Recently I spoke with someone who did not enjoy taking certification tests. He found the cost of exams, finding a test center, studying for the exams, creating time in a an already busy schedule for the test date, and traveling to the test center a challenge but not the big issue. What really bothered him was the clock, omnipresent on the screen, quickly subtracting time until he had to finish.

He said his eyes were always drawn to the counter despite his best efforts. Like the raven in the famous Poe poem, the clock seemed to both mock and infuriate him. And he asked me what I did about the clock when I was testing.

The most popular MySQL Certification tests are seventy questions to be completed in ninety minutes. If you budget one minute per question, you should have twenty minutes to spare at the end. The problem is that some questions take a few seconds and others could use hours.

So what to do?

First, read each question from state to finish. Do not skip words, do not assume ANYTHING, and read all the answers. You want to pick the best answer. The best answer may not be the perfect answer.

Michael Feldman's What Do You Know radio program has a disclaimer on their quiz that states the answers are well thought out and reasonable but false and misleading questions are par for course. The same goes for what you are facing.

Pearson VUE (and most other testing companies) have a check box on each question so you can review questions later. If you read the question and can not make what you feel is the right choice, check the 'review' box and go to the next question. Spending more than a minute on each question is going to put you behind the pace mentioned earlier.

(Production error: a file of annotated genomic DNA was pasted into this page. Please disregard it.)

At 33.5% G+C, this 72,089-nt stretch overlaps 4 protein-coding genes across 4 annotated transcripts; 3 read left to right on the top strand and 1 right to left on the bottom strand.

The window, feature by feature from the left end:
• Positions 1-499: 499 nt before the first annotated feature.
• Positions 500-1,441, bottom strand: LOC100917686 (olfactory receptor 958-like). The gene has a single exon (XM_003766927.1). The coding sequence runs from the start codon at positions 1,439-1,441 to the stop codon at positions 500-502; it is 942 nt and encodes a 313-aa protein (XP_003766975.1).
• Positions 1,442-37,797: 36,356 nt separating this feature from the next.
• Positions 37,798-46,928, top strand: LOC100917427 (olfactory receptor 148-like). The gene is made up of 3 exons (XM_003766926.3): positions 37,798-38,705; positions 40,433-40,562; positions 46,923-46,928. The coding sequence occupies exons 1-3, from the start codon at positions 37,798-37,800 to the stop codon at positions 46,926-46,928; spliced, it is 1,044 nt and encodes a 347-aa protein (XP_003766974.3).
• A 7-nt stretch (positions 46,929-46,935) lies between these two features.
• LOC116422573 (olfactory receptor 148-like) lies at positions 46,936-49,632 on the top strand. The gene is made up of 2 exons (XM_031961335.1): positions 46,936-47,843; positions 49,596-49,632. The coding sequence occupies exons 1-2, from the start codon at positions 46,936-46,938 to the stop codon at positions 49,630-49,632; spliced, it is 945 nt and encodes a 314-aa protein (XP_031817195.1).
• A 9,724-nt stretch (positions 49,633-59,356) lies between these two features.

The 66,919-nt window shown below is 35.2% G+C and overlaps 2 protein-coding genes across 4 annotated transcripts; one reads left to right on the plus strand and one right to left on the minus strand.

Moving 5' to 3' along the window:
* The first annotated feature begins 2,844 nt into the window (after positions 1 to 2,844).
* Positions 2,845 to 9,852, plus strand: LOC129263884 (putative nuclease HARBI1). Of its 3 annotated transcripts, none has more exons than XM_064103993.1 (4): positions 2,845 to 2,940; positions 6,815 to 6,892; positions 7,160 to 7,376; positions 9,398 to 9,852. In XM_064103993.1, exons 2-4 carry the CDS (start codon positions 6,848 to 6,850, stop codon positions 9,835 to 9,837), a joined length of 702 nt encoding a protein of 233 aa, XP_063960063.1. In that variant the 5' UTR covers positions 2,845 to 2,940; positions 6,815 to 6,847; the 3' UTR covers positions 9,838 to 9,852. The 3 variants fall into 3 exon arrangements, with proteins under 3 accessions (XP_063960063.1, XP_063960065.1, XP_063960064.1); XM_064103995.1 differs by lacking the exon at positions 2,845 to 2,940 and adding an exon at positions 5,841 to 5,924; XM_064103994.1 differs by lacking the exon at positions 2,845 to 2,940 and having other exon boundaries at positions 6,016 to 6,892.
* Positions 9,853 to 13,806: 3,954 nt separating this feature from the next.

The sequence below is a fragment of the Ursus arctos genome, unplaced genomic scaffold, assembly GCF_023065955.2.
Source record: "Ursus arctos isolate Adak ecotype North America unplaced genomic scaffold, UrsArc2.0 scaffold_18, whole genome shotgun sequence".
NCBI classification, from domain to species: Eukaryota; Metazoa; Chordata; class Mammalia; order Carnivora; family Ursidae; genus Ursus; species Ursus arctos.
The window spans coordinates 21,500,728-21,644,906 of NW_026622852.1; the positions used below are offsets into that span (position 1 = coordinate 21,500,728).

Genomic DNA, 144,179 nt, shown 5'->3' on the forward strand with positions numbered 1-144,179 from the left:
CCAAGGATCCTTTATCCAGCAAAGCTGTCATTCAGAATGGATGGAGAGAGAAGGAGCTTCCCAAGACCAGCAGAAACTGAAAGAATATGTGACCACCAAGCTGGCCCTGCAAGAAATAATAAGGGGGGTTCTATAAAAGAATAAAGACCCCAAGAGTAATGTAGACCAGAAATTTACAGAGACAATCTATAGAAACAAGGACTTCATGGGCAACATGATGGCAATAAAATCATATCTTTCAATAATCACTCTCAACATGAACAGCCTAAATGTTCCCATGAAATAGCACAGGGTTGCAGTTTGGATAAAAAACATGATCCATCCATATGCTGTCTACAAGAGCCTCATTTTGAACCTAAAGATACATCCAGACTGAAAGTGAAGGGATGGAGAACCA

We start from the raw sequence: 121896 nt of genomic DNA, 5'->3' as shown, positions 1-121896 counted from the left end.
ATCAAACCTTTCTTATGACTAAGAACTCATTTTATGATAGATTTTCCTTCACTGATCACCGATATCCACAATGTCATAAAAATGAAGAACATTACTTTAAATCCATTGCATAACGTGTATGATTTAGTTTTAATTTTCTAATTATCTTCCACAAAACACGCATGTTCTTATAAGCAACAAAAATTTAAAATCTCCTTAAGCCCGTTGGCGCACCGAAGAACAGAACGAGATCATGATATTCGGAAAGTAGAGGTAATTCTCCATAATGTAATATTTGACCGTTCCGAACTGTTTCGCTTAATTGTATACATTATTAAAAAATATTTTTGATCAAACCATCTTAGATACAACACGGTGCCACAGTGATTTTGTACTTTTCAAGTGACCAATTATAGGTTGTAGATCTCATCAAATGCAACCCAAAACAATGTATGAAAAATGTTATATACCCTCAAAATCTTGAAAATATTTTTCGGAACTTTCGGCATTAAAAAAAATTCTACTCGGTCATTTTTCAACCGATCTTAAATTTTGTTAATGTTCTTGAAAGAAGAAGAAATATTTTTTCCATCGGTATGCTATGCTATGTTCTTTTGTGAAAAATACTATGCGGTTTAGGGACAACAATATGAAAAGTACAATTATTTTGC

You may find other questions later in the exam trigger the right synapses to get the answer for the skipped question.

So you come to the last question and you are ready to review the skipped questions. Now you have to check the clock to see how much time you have remaining. Quickly estimate how much time you can budget for each question left unanswered.

Now you can attack the last, unanswered questions. Read the question one more time completely. Eliminate any obviously bad potential answers. From the remaining candidates, pick the answer you feel the most comfortable using.

Sometimes what remains is not much of a choice. Was the flag to read from a configuration file -f or -F? Being intimate with the test subject helps but sometimes you will be making your best guess.

After answering all the questions marked for review, it is time to finish the exam. Most of the programs will tell you if you passed or failed immediately. Sometimesyou have to wait for the results to be sent to you at a later date.

Often times you can practice with test exam software that is similar to what you will find in the test center. When I was taking the Linux Professional I & II exams, I found these test banks useful and fairly inexpensive. But there were no test banks that I could find for the MySQL CMDEV or CMDBA exams when I decided to earn a database certification.

Hopefully your prep materials had test questions at the end of each chapter or at the end of the book that you know cold before you schedule your test date. If not, you may be wasting your money.

Later I will post some pointers specific to the MySQL exams (Associate, Developer, DBA and Cluster).